“Our exhibit today recognizes that as people come into a space,” said Chef Taylor, “they have to make room for themselves. So as participants in this station, people need to step into the design and pick up food from the landscape, which clears a spot for them to sit and enjoy it.” Once inside the 14’ x 20’ design, diners were encouraged to sit and relax in the space while dining on three kinds of locally-raised food: chicken, bison, and pork, each paired with fresh greens and edible “dirt.”

Before moving on to the next station, diners were encouraged to take an Arbor Day Farm tree seedling from the exhibit space and plant it at home – giving them a role in changing our landscapes for the better through tree planting.

“There really couldn’t be a better fit between the artistic concept and design that Bob and Brian dreamed up for this event and the food that we serve at Lied Lodge,” Chef Matt said. “By staying local and sourcing the best of what’s in the landscape closest to us, we’re treading lightly on our environment and preserving its viability. Plus, it just plain tastes good.”

The collaborators, from left: Artist Bob Trempe of Philadelphia; Lied Lodge Chef Matthew Taylor; Artist Brian Hamilton of Omaha

to-g(R)o by the numbers:

  • 14’ x 20’ dining environment
  • 375 sheets of 40” x 80” corrugated cardboard
  • 630 individual, interlocking sections
  • 33 modules that combine to produce the form
  • 150 tree seedlings from Arbor Day Farm

to-g(R)o menu:

  • “Micro Farm Scapes” – selections of farm bounty served with edible soil and micro “pastures”:
  • “Sunny Side Ham” – TD Niche Farm Heirloom Pork, carrot-horseradish emulsion
  • “Prairie Fire” – Perfect Ten Ranch organic bison, juniper, smoke
  • “Chicken or the Egg” – Plum Creek Chicken confit, pickled egg, Woody Creek Farm Lavender aioli

What’s next:
After the event, this exhibit will go back to Emerging Terrain headquarters in Omaha for a while, with the anticipation that at some point, it will be relocated to Arbor Day Farm in Nebraska City for its permanent home.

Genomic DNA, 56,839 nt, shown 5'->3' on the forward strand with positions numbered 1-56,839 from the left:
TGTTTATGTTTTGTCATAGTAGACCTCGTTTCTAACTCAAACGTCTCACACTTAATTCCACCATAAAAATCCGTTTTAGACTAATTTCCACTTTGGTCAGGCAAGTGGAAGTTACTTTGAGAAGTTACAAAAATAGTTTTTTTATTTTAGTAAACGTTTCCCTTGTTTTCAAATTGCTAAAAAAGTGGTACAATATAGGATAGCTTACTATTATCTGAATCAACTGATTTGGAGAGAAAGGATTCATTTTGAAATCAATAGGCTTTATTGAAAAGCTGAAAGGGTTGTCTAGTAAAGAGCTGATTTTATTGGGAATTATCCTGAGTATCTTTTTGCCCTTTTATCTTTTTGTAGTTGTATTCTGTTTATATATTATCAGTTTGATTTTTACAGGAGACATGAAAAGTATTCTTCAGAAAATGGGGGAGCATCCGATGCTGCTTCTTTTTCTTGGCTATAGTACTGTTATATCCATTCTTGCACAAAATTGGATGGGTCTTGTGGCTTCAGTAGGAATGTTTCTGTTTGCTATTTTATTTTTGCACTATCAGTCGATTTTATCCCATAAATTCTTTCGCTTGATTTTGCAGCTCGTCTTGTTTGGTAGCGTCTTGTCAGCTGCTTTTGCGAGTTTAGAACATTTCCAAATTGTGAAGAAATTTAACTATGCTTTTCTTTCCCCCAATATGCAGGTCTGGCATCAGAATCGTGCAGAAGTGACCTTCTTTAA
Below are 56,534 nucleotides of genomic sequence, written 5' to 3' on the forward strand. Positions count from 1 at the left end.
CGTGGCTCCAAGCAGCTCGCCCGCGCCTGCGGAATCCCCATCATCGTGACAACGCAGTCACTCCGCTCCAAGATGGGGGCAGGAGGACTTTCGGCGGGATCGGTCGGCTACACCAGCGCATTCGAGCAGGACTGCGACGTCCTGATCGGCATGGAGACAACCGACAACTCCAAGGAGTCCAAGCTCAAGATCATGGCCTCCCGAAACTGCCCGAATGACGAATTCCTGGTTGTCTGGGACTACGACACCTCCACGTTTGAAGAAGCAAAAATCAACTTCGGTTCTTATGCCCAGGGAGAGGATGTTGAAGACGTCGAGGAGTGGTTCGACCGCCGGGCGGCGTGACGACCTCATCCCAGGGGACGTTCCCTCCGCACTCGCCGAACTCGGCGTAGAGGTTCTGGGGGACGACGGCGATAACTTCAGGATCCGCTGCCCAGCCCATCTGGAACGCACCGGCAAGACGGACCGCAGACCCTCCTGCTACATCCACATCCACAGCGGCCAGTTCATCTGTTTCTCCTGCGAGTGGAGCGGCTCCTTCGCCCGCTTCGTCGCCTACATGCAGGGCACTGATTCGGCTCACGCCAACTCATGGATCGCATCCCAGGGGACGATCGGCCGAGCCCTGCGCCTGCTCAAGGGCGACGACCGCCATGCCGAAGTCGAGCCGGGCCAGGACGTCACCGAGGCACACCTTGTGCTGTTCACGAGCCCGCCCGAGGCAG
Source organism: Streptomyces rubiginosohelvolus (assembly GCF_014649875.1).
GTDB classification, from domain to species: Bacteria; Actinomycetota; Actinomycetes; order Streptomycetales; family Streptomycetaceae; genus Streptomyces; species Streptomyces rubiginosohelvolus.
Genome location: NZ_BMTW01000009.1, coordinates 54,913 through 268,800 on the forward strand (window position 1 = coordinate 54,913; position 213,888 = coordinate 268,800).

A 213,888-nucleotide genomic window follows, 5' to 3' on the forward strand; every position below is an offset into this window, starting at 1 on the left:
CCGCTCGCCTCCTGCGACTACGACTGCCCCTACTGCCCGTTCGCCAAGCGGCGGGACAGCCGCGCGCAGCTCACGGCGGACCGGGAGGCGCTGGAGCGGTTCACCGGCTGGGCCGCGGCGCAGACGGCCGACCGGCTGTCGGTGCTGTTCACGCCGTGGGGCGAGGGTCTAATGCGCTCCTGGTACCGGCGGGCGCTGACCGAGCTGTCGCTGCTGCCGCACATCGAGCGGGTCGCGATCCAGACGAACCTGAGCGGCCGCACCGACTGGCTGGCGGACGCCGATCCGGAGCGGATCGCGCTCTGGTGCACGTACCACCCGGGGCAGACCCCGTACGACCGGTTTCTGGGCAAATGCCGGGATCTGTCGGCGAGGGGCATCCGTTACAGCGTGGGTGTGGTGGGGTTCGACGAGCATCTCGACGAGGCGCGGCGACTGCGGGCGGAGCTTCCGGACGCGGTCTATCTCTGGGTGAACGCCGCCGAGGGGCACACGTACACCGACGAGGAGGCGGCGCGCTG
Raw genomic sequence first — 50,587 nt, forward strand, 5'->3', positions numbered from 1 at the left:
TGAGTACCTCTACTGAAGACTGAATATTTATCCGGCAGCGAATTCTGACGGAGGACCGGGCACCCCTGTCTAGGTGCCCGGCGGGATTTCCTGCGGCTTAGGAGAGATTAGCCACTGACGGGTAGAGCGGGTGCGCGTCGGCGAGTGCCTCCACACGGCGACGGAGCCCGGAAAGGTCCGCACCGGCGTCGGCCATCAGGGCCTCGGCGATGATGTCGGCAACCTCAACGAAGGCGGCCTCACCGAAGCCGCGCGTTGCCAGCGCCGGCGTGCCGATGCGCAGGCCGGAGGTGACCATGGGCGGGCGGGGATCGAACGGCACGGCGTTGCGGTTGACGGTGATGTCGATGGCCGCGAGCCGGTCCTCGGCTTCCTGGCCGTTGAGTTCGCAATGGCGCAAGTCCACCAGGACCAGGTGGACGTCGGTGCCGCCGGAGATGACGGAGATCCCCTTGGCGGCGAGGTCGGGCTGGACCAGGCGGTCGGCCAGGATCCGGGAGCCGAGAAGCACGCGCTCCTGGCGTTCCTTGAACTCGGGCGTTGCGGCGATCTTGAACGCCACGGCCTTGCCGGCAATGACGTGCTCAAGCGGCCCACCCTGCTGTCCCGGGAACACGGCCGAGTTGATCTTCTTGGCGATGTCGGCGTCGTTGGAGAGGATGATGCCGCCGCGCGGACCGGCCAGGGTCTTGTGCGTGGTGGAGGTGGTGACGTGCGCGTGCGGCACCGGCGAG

For more:

See a photo slideshow of to-g(R)o at the Emerging Terrain event.
Watch a short video of preparing food and the exhibit before the event.

This piece was cross-posted on the Lied Lodge & Arbor Day Farm Blog.

Lied Lodge & Conference Center executive chef participating in “Elevate” event in Omaha Sunday

Attendees at this Sunday’s “Elevate” event in Omaha will have the chance to sample dishes titled “Sunny Side Ham,” “Prairie Fire” and “Chicken or the Egg,” as well as edible soil, all prepared by Lied Lodge & Conference Center Executive Chef Matthew Taylor.

The location – the 36th Street bridge over I-80 – is also worth noting. The bridge overlooks a series of transformed grain elevators (pictured below), representing the event’s focus on food, transportation and design.

Elevate is sponsored by the Omaha-based research and design non-profit Emerging Terrain.

Chef Taylor is participating in a team with two designers during the Sunday event, which aims to highlight the connection between what we eat, how it gets there and the infrastructure that supports the process. Each team is constructing its own menu and station, and more than 100 people are expected to attend.

He is working with designers Bob Trempe of Philadelphia and Brian Hamilton of Omaha. Hamilton also produced one of the six pieces selected for this year’s Art in the Woods, launching Saturday, June 9 at Arbor Day Farm.

The title of the team’s contribution is “To Grow.”

A number of known quantities in the area will also be on teams. Grey Plume, Pitch and Nebraska Brewing Company are among the Omaha eateries represented at the event. Lincoln-based GUP Kitchen and Bread & Cup are also participating.

We’ll have photographs and a recap of the event early next week.